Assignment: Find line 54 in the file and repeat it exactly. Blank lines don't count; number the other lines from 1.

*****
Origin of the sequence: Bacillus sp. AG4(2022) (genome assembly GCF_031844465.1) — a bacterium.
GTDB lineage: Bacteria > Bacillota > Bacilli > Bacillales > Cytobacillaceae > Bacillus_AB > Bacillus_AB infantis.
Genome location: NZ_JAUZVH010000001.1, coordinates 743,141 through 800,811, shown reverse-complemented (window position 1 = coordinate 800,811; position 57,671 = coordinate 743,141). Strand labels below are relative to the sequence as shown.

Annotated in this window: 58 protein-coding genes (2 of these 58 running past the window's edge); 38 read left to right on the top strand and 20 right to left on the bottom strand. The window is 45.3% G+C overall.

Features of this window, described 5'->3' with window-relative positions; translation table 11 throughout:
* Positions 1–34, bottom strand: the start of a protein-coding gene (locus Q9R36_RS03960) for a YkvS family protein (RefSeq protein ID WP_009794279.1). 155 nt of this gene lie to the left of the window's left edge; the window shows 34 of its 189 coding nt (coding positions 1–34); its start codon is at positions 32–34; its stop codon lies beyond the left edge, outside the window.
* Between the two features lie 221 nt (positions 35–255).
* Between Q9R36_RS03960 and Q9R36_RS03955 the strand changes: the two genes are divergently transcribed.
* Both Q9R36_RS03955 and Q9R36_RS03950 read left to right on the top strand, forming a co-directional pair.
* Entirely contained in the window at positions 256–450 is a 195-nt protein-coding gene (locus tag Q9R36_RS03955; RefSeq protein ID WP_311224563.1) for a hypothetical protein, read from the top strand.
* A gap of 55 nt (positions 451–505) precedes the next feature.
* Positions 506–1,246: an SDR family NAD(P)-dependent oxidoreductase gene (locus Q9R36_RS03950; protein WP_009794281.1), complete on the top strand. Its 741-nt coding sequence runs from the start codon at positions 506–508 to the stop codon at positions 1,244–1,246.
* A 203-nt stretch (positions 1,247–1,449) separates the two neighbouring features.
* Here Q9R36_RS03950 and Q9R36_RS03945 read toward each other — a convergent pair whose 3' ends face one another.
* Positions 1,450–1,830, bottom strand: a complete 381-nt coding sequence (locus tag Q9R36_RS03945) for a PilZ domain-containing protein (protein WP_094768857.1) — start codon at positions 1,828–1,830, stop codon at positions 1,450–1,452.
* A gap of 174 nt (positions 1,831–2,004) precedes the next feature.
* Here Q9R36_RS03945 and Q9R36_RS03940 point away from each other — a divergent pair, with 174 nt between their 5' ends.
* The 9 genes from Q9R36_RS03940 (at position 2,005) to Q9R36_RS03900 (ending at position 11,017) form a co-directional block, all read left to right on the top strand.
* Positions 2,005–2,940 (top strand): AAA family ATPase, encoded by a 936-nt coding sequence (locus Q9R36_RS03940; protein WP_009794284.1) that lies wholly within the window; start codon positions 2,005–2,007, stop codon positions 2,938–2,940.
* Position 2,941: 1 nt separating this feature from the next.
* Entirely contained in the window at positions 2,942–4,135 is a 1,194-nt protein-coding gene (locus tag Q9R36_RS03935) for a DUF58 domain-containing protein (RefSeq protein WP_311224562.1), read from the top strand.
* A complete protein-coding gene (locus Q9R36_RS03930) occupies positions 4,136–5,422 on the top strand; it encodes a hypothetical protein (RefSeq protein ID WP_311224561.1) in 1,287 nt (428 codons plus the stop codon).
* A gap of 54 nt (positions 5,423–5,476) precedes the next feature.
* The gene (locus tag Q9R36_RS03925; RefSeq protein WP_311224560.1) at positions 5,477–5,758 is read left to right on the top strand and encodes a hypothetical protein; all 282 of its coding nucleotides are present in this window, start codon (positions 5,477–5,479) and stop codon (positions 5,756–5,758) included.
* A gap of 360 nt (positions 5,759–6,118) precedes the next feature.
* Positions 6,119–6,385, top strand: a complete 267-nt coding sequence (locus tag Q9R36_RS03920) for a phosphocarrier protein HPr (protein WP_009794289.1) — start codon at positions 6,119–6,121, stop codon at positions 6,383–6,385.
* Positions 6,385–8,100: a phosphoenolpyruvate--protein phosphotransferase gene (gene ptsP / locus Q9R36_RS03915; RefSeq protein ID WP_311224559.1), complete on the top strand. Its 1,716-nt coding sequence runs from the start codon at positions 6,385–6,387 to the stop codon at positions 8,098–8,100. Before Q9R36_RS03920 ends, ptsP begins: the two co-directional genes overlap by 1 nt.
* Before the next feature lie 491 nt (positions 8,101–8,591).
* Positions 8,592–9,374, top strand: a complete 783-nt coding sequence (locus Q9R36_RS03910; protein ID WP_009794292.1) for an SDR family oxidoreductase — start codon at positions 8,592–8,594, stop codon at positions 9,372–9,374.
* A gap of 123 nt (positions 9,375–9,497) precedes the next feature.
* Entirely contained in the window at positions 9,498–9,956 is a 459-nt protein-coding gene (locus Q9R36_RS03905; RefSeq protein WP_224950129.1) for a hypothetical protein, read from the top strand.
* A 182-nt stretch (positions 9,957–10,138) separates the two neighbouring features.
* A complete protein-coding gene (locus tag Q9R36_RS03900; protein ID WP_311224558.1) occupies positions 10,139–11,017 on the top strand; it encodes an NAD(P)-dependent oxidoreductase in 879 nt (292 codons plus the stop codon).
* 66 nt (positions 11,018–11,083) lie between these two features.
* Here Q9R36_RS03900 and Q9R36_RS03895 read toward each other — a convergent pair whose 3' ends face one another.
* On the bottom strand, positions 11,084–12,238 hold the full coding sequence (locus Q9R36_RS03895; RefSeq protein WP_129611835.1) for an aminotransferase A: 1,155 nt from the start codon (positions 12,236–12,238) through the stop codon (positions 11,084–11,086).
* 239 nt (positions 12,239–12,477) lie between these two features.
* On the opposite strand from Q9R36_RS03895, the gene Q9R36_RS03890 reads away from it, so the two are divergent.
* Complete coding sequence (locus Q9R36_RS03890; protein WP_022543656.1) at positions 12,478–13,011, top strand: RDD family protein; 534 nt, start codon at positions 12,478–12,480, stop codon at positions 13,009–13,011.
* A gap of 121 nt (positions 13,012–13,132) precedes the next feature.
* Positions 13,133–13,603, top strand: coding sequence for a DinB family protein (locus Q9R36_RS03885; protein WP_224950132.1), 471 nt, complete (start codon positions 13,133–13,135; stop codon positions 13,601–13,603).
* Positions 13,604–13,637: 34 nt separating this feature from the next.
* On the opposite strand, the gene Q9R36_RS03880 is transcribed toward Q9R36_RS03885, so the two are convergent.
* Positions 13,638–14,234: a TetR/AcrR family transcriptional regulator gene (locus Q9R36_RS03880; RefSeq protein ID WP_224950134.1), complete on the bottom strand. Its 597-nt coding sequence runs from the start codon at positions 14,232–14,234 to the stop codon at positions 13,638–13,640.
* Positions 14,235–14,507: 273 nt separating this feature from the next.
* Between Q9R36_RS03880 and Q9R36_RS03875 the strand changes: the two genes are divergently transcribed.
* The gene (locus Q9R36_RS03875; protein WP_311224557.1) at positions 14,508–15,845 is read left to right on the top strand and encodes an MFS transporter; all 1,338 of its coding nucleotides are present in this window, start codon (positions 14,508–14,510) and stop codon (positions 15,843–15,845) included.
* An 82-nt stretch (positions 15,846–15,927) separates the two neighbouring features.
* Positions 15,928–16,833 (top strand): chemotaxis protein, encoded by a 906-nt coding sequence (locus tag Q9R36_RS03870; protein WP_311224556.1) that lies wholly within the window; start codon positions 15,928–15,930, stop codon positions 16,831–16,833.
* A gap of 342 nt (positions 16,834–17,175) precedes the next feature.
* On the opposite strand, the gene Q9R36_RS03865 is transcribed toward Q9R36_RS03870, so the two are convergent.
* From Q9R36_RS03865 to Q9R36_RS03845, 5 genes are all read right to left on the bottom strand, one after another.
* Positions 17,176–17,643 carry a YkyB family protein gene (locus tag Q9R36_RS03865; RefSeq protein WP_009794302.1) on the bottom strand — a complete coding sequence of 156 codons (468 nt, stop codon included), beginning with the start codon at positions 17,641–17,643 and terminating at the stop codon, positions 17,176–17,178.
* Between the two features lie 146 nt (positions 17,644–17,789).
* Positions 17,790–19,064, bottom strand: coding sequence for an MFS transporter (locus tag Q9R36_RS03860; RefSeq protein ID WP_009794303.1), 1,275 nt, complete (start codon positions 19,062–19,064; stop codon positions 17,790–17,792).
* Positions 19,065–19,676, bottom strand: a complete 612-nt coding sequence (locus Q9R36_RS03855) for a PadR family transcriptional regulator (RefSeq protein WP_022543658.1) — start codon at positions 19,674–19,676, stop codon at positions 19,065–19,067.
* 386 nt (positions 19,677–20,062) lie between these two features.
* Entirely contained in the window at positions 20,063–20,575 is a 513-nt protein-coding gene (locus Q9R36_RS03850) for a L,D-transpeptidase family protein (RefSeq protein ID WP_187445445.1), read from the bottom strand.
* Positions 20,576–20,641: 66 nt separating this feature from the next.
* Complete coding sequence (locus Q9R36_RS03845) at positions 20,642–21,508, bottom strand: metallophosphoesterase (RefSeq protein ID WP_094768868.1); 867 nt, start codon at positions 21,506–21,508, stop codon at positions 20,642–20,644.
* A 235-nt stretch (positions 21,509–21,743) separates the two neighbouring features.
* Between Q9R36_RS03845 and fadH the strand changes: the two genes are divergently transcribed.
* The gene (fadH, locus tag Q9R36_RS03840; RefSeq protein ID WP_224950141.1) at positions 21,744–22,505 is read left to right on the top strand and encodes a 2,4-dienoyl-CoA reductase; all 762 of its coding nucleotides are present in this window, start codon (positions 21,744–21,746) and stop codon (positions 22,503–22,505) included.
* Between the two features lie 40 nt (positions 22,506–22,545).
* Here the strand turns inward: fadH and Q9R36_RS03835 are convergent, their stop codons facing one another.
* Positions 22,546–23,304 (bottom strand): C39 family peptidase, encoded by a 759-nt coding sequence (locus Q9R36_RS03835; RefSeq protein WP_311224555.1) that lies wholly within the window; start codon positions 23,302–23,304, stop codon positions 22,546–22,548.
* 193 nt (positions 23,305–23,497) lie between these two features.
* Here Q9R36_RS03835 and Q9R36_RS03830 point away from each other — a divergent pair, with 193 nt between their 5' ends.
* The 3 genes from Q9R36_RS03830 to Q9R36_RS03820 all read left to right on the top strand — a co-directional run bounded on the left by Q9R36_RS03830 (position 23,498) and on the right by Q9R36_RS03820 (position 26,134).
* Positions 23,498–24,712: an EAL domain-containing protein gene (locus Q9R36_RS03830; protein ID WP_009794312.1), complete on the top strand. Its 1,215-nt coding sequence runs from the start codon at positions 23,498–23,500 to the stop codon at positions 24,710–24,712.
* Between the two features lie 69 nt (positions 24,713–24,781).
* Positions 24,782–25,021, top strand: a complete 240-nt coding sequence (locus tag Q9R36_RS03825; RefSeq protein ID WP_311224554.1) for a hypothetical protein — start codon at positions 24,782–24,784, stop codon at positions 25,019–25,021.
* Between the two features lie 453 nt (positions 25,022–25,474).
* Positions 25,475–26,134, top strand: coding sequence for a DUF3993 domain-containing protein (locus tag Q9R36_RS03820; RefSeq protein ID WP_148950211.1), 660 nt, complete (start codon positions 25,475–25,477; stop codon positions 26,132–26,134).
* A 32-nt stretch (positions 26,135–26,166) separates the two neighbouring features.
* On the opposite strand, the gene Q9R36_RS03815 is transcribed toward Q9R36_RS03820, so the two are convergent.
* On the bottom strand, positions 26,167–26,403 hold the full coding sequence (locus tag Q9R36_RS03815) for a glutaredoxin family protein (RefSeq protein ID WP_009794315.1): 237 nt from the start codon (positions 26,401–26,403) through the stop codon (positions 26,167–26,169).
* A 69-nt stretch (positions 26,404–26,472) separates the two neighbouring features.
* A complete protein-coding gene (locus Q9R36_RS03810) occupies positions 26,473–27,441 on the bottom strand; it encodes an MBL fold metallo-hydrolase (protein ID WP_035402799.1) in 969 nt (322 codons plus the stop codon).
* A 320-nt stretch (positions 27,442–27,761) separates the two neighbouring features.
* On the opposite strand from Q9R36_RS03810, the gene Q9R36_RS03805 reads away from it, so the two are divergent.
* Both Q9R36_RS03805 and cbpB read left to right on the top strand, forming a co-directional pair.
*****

* Between the two features lie 146 nt (positions 17,644–17,789).